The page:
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Tucson Weekly Film Clips

MARCH 6, 2000: 

BOILER ROOM. Giovanni Ribisi wastes another great performance on a mediocre movie. Basically a rehash of Wall Street and Glengarry Glenn Ross, with a few good insights into the sleazy underbelly of stock trading, Boiler Room has Ribisi leaving his job as the owner and operator of an illegal casino to become a broker so his father will love him. Of course, this plan couldn't possibly work, a fact he illustrates by telling maudlin stories from his childhood that portray dad as incapable of love. Then there's lots of back-and-forth between the world of stock scams and the world of father-son relationships, all to no great effect. Still, Ribisi is making a name for himself as a crack actor, and if he can just get through a few more Mod Squads and The Postmans maybe they'll reward him with a picture worthy of his talent. -- James DiGiovanna


PITCH BLACK. Though it's utterly derivative (but aren't all sci-fi movies anymore?), Pitch Black earns the right to present its Alien-ish monsters and vampiric they-only-come-out-at-night plotline as fresh entertainment. Visually it's neato: the first half, after the passengers of a cargo ship crash-land on a mysterious desert planet with three suns, is filmed in a glaring style designed to dry your eyes out. Then, after the suns are blocked by a Very Special Eclipse, the darkness is heightened by phosphorescent blue and burning purple visuals. While Pitch Black's story has too many stupid B-grade coincidences (they crashed right by an abandoned outpost -- how lucky!), it keeps unfolding interesting revelations, both about the monsters and the characters. Best in the latter category is the muscled, low-voiced Vin Diesel -- he makes a scary and/or rockin' opponent for the Pterodactyl-winged, anvil-headed teeth-gnashers that chase them. Combine fast pacing and several Unknown Actors Worth Knowing (like the perky-but-serious Radha Mitchell) and you've got yet another good reason to avoid The Green Mile. -- Zachary Woodruff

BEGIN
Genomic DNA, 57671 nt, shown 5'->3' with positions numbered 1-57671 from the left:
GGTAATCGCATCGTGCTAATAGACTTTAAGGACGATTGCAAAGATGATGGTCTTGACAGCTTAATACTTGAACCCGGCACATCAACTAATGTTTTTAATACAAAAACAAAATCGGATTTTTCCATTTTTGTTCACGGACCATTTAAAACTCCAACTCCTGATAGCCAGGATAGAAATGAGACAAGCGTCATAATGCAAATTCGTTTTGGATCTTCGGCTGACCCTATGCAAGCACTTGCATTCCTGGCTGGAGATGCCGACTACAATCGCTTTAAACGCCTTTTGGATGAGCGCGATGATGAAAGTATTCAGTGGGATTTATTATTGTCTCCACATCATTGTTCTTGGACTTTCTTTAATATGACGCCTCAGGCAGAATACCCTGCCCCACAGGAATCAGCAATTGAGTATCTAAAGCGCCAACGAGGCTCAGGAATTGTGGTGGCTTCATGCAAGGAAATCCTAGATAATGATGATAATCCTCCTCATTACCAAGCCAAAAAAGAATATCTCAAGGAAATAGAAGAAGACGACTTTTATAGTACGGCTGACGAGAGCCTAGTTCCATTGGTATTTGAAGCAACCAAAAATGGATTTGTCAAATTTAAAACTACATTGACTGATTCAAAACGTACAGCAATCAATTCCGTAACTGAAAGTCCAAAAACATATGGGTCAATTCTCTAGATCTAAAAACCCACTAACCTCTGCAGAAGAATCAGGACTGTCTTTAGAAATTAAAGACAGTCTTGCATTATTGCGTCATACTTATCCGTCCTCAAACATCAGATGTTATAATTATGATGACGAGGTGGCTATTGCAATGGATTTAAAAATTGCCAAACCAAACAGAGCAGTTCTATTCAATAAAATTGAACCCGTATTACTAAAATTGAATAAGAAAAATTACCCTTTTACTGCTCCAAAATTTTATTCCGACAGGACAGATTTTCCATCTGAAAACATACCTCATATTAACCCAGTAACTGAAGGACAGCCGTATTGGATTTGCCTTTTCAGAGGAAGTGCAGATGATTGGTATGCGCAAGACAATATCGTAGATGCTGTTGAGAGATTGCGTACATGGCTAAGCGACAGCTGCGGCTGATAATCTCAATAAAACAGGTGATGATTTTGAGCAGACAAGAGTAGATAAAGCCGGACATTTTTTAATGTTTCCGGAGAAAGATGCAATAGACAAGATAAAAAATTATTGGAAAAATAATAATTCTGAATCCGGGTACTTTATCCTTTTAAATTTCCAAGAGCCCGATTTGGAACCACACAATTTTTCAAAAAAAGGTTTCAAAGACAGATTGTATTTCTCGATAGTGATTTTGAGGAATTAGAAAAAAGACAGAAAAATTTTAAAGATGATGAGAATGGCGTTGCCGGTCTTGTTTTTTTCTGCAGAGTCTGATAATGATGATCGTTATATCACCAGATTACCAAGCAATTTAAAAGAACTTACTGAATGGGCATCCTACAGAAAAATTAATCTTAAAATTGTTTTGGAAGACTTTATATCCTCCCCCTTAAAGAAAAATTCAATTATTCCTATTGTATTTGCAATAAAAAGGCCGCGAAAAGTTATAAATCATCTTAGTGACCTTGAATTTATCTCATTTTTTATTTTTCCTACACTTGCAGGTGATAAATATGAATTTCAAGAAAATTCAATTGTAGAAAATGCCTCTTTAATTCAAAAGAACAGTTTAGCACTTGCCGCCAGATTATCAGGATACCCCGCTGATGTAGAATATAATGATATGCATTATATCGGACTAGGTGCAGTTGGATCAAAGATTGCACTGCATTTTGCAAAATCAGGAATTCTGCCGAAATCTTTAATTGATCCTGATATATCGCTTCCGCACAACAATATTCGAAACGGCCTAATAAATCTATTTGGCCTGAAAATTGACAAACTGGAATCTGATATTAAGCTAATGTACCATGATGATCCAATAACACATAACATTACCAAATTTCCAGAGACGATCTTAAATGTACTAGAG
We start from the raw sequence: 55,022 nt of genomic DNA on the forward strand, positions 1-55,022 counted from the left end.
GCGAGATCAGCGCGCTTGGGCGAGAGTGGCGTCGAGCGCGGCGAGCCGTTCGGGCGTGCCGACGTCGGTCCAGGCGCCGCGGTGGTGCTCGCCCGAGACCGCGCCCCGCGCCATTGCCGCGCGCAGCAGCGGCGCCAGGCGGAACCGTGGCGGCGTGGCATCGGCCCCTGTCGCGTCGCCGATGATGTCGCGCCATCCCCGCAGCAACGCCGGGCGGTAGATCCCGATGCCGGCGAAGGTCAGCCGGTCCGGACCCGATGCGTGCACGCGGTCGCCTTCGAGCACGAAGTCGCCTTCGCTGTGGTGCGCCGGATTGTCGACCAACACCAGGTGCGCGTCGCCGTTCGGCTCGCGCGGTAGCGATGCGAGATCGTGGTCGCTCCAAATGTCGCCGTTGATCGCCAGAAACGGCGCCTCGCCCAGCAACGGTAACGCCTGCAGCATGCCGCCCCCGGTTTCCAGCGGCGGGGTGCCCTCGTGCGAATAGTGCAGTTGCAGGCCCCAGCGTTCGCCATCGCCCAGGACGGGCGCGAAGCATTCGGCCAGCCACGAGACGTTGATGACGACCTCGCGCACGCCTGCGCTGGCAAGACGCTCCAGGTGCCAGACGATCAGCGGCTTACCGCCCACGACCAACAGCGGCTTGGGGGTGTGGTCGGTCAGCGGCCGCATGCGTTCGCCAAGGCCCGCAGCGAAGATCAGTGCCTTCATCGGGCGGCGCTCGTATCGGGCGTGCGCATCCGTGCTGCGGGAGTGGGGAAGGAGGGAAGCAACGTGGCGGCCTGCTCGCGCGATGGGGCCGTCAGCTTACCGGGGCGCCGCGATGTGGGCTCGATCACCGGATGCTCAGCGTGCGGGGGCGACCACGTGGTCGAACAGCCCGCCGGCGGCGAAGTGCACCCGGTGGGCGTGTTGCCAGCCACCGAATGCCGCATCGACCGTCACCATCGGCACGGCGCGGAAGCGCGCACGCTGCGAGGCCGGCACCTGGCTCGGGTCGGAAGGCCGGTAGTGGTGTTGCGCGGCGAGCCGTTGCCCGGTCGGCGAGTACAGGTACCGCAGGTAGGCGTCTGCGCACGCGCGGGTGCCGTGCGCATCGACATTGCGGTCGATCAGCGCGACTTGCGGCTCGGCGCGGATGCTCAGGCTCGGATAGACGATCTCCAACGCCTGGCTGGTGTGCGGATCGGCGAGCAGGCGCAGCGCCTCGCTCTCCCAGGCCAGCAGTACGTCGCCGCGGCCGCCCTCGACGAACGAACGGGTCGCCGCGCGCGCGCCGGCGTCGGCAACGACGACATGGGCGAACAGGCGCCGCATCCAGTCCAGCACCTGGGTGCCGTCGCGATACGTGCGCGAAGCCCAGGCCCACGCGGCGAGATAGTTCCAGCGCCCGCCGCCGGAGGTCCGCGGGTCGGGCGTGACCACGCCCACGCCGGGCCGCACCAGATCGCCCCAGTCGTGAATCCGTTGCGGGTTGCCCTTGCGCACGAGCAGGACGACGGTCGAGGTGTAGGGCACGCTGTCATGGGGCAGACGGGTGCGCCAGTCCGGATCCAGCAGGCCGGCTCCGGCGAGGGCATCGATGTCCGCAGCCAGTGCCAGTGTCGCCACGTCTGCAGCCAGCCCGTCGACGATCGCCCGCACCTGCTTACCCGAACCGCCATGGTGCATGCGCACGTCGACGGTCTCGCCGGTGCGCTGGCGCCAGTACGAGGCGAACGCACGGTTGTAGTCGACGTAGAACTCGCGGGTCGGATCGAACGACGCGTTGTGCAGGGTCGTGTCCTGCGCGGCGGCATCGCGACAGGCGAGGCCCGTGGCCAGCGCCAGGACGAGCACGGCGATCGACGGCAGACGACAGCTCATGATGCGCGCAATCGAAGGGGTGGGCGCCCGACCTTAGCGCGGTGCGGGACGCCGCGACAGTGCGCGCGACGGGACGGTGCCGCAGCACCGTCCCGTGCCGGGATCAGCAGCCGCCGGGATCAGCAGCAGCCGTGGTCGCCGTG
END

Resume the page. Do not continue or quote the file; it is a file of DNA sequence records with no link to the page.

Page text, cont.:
REINDEER GAMES. Ben Affleck, Gary Sinise and Charlize Theron team up for a wild night of ex-con Indian gaming in this cheap-laugh, explosion-filled round of double-jeopardy. Is it a good movie? Hell no! Will you like it? If your standards for wise-cracking action flicks are looser than a Motor City beauty searching for true love in a back-page ad for penitentiary pen-pals, the odds are in your favor. Highlights include a prison food-fight, a cameo of Theron's perky breasts, the use of Ben Affleck as a dart board, and the bloody deaths of at least four Santas. Ho, ho, ho and ho. -- Mari Wadsworth


SCREAM 3. A very clever idea involving a film-within-a-film, wherein the inner film is a film about the outer film, fails to save this movie from lazy plotting. As in all the Scream movies, somebody who wears a mask and carries a knife wants to kill cute young women, especially Neve Campbell. Neve, of course, prefers not to die, thus setting up "tension." Beyond that, the script fails to pick up on any of the other major premises of drama, like "sense" and "purpose" and "interest". It does have some "jokes" and "gags," but not enough to save it from "boredom." -- James DiGiovanna


SNOW DAY. In the parts of the U.S. that are blessed with such wondrous weather as "slush," "sleet" and "freezing rain," there is a miraculous event called a "snow day" wherein schools are closed so that children may play in the frozen wastes. Chris Elliot stars in this unfortunate attempt to commercialize this magical event. He plays a snow-plow operator besieged by viciously playful youths in this sad waste of his awesome talent. Also starring Iggy Pop, Pam Grier, and that kiss of death, Chevy Chase. -- James DiGiovanna


WONDER BOYS. My friend Amy went to this movie thinking it would suck and wound up enjoying it; I went thinking it would be good and was disappointed, so it's basically one of those products that gives you anything except what you paid for. Michael Douglas plays Grady Tripp, writing professor at a Pennsylvania university whose critically acclaimed last book came out seven years ago. Since then he's been working on his now over-2000-page opus, which includes such things as "genealogies of everyone's horses, and complete dental records for all the characters." Tobey Maguire plays James Leer, Tripp's best student, who shoots the school chancellor's dog and likes to pretend that he's deathly depressed. Katie Holmes plays Tripp's boarder, who keeps trying to seduce him by wearing tight tank tops and talking literary criticism. Meanwhile, Tripp is in love with the chancellor (Frances McDormand), his wife has just walked out on him, and he can't stop smoking dope. The acting is all good, and Dante Spinotti does his usual bang-up job with the cinematography, but the script tends to wander into the dark alleys of pretension town. Still, there's a goodly number of funny lines and, except for a really sappy ending, the plot is convivial, if not daring. -- James DiGiovanna


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